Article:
3.2. Overview of the Keyboard/Mouse Interface Operation

The Keyboard interface generates two interrupts:


indicates that the transmit buffer is empty and that another byte can be transmitted.


indicates that a byte has been received by the interface.

The keyboard interface is held in reset until the enable bit in the KBDCR control register is set. The interface can be controlled on the basis of the interrupts generated, or by polling the status flags in the control register. The TX interrupt is generated when the transmit buffer has been emptied and the interface is ready to be programmed with another character for transmission. The RX interrupt is set when a complete character has been received in the receive buffer, and the byte is ready to be read from the register. The received data parity bit, RXP, is available in the control register. Odd parity is used. The keyboard and mouse interface state machines are clocked at a frequency of 8MHz, derived from the RefClk input. A frequency just less than 8MHz should also allow the block to operate properly.

The KbClkIn signal is sampled by a internal 1MHz clock, which is derived from the 8MHz internal clock, to reduce the effects of noise and metastability.

In a typical configuration, KbdClkIn and KbdDataIn are connected to open drain I/O pads with pull-up resistors, for example KCLK and KDATA at the peripheral interface. These are controlled by their respective KbdClkEn and KbdDataEn signals.

The external clock signal is always driven by the keyboard device, except when the host system wants to prevent transmission by the keyboard.

When the interface has been enabled, it awaits one of two possible events:

If simultaneous transmission and reception occur, the keyboard device is inhibited from sending its data until transmission is complete.

If the transmit register is written during reception, the transmission from the interface is delayed until reception from the keyboard device has completed.

If the transmit register is written while the receive register is full, the transmission from the interface occurs and it is possible for the receive register to be read during this transmission.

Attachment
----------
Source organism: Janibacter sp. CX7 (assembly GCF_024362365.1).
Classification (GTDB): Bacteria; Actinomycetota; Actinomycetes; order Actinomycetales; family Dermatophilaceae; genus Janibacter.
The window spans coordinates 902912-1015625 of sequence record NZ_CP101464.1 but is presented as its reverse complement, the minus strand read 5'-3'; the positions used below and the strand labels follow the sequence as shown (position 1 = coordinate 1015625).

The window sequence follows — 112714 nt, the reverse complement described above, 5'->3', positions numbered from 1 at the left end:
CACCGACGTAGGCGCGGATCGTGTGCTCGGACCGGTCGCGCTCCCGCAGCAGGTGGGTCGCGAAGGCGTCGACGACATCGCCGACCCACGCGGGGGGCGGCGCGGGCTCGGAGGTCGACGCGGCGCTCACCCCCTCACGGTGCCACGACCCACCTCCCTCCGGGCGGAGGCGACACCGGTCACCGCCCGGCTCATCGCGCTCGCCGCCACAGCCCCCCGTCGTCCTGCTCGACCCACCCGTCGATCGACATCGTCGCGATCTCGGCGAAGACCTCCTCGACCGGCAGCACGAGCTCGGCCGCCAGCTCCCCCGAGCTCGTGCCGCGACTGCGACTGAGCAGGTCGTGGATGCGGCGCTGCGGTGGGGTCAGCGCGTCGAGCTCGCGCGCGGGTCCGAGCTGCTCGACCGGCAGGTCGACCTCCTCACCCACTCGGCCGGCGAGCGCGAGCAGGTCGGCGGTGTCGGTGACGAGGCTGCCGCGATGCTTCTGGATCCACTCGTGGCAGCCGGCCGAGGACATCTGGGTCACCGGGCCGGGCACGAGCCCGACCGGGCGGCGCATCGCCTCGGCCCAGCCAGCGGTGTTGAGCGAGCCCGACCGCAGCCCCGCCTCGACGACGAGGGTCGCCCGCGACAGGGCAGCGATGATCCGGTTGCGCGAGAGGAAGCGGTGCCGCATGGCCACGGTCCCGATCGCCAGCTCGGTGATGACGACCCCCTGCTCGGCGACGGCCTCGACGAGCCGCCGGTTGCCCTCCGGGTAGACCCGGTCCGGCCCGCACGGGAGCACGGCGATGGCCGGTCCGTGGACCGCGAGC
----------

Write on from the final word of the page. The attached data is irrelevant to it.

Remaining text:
Transmission and reception timeouts of 64μs and 16ms are applied respectively, though no timeout interrupts are generated.

The timing requirements of the interface are shown in Figure 3.2: Keyboard/mouse controller receive protocol.

Figure 3.2. Keyboard/mouse controller receive protocol

The timing requirements of the interface are shown in Figure 3.3: Keyboard/mouse timing and controller request to send protocol.

Figure 3.3. Keyboard/mouse timing and controller request to send protocol

Table 3.1: Keyboard/mouse interface timings shows the normal timings for the interface signals.

Table 3.1. Keyboard/mouse interface timings

TkclkKeyboard clock period1 100μs 
TkckIKeyboard clock LOW time0.5 50μs 
TkckhKeyboard clock HIGH time0.5 50μs 
TdsiSetup on KDATA to KCLK falling for Receive1 Tkckh - 1μsμs1
TdhiHold on KDATA from KCLK rising for Receive1 Tkckh - 1μsμs1
TdsoSetup on KDATA to KCLK rising for TransmitTkckl - 1μs Tkckl 1
TdhoHold on KDATA from KCLK falling for Transmit0ns 1μs 1
TkiTime for which KCLK is held LOW to request a send63.56464.5μs1
TkrgKCLK LOW from controller to KCLK LOW from peripheral for request to send1  μs1
TksbKCLK LOW to KDATA LOW hold time for request to send1  μs1, 2


  • The KDATA and KCLK signals in the diagrams and tables in this section relate to the respective external pad connections.

  • The KDATA will proceed the KCLK in this implementation, so the value for Tksb shown on the diagram above is negative, that is, safe.

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